The current semester in Goettingen just started in October. We didn’t arrive until November, which means we’re a bit late to the game. Since the local university accepts more students every year than there is available housing, students have already filled the cheapest and best housing, leaving us to compete with the last of the incoming students who’re still madly trying to find a place to live.
5. Location, location, location.
As with housing the world over, if it’s in a nice, central location, expect to pay an arm and a leg. If the flat is in BFE and requires a lengthy commute, huge homes are dirt cheap.
We can expect to pay anywhere from €700-1000 per month for a mid-sized apartment in central Göttingen that’s nothing special, or we can pay a fraction of that to live in a charmingly unique historic home in an outlying village, but then Travis will have to commute to work.
While the public transportation system is well developed in Germany, it’s similar to Switzerland in that it’s difficult or even impossible to feasibly commute from rural areas except by car. Trains don’t provide access to the smaller villages, and bus service is frequently unavailable because of worker strikes and inclement weather.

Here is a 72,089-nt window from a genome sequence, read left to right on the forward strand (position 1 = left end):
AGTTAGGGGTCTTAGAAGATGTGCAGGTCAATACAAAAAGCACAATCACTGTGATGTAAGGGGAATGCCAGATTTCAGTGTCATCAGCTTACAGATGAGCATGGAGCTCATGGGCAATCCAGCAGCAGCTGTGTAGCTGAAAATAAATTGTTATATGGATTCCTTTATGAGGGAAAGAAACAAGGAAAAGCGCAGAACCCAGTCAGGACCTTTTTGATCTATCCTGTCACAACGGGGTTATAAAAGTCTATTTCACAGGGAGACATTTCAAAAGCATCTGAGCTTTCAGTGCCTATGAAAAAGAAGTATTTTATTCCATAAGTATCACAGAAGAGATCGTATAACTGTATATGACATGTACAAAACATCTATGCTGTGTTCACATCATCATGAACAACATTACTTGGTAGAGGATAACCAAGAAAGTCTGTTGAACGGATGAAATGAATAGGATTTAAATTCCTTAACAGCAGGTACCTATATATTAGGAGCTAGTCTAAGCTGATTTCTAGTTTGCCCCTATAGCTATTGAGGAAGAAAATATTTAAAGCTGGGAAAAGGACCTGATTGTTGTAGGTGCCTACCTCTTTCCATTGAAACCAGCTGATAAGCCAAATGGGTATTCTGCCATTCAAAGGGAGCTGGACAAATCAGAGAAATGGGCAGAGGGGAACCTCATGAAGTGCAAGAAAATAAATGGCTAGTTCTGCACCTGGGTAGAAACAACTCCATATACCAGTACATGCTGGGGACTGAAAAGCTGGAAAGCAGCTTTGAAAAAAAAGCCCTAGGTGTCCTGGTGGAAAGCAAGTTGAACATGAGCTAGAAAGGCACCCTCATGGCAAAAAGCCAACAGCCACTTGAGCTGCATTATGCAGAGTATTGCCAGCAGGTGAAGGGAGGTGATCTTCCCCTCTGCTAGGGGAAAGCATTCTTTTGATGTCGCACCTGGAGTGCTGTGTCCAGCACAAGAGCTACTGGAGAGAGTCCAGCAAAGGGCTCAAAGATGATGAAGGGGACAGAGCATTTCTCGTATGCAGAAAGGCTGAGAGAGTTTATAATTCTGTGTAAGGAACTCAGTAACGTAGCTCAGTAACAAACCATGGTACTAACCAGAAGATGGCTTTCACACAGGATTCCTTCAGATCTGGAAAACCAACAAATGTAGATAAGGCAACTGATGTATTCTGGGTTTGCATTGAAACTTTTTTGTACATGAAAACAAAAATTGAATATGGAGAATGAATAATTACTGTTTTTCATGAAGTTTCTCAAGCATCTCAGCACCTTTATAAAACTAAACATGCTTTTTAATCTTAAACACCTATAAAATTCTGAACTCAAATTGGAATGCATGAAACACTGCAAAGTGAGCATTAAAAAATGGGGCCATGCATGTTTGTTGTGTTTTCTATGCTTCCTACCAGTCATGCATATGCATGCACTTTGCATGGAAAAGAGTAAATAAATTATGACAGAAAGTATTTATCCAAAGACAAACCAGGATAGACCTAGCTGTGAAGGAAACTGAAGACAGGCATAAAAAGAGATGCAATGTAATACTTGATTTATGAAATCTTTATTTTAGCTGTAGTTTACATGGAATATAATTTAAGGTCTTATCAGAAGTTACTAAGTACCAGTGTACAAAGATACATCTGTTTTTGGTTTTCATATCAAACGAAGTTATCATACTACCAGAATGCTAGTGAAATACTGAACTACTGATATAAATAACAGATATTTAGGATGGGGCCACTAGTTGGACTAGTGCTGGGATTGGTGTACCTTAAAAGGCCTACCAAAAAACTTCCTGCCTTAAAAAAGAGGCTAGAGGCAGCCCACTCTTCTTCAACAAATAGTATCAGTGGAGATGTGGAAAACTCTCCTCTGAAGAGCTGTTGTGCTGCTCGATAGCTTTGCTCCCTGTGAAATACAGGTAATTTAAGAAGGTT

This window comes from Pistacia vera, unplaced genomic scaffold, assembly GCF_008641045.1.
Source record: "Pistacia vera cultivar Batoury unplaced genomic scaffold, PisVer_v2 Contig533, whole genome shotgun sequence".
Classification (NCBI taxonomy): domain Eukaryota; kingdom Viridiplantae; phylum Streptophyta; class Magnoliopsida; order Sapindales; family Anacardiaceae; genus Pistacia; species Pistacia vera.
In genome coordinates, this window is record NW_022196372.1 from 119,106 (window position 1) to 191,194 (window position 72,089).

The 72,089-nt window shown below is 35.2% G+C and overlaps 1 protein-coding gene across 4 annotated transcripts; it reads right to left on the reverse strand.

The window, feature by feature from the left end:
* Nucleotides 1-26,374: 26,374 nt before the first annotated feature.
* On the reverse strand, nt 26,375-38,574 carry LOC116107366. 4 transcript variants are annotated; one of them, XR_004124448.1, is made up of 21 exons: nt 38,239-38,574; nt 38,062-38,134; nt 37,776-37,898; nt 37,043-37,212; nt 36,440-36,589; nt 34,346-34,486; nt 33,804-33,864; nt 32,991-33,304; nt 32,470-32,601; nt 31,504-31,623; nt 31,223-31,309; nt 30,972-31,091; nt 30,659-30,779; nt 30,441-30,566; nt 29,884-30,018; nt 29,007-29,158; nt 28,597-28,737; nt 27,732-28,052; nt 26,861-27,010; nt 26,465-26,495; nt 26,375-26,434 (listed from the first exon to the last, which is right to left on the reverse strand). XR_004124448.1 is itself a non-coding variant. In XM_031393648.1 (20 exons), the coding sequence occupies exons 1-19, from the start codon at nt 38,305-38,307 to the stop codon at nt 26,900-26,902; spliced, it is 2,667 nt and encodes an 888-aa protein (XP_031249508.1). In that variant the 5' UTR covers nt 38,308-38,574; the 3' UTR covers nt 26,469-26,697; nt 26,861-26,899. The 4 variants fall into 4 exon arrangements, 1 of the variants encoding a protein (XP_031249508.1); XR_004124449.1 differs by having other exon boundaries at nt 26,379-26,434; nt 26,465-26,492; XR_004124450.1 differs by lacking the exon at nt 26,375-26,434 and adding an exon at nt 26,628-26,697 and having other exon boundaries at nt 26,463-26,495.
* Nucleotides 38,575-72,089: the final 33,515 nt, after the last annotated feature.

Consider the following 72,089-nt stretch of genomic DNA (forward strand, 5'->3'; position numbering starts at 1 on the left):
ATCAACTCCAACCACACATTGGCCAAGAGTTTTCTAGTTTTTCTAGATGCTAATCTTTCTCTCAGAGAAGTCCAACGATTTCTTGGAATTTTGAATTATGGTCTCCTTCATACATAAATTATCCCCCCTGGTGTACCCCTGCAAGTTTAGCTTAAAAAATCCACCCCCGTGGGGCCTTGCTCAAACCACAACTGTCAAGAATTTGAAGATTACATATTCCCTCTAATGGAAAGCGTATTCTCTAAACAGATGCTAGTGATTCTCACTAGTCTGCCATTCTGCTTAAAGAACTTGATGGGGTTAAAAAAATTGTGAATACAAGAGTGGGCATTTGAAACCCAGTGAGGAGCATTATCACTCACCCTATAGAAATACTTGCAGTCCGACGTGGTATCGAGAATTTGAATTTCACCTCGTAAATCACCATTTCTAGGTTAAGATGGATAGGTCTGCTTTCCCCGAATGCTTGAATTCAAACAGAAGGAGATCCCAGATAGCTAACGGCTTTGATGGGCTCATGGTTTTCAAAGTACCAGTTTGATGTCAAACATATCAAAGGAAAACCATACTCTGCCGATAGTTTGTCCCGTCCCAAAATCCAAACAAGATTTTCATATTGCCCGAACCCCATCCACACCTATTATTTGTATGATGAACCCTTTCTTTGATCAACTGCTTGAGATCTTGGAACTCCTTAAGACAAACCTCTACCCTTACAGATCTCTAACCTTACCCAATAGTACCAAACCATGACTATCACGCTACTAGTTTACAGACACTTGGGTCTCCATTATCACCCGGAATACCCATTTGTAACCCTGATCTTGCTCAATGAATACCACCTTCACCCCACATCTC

6. The size range of available flats is rather limited.
So far, we’ve seen gobs of cracker-box flats that are between 15 and 40 m². They cost between €200-300 per month. While these may be appropriate for students, they’re not ideal for us. Remember #3 above? We’re a traveling zoo. Where are the medium-sized apartments?! My guess is that folks are living in them.
Of the available listings, if it’s not for a tiny little one-room flat, it’s for a monstrous 7-room family home that would only be suitable for us if we found a gazillion roommates or had a passel of kids.
7. You can actually rent a castle.
I kid you not.
Clearly, this was immediately a front runner for me, but Travis – ever the practical one – vetoed. It’s probably for the best. Who wants to live in a haunted castle in the Middle of Nowhere, Germany?
8. The realty market in Göttingen is a seller’s market.
Housing is limited, so landlords and owners can afford to be as picky as they want to be.
Properties are often gone by the time we actually connect with a landlord, and the listings that remain available frequently state they’re free immediately when they’re not. Many have dates of availability starting in February, March, or even April 2016. Not everyone has the luxury of planning that far in advance when they relocate.
9. If you think finding a pet-friendly flat is difficult, good luck finding one that allows “animal husbandry.”
I can honestly say I’ve never seen a listing for any property in any country that specifically disallows this until now.
So much for my get-rich-quick scheme to start a bunny breeding program in the guest bedroom. I was actually interested in that particular flat too until my sister-in-law promised she’d give me a pony if we fly home to the States for Christmas this year. Though it’s clearly a tempting offer, if landlords here shy away from renting to “two adults, two cats, and one dog”, imagine what they’d say if we were a family of “two adults, two cats, one dog, and one mini equine.”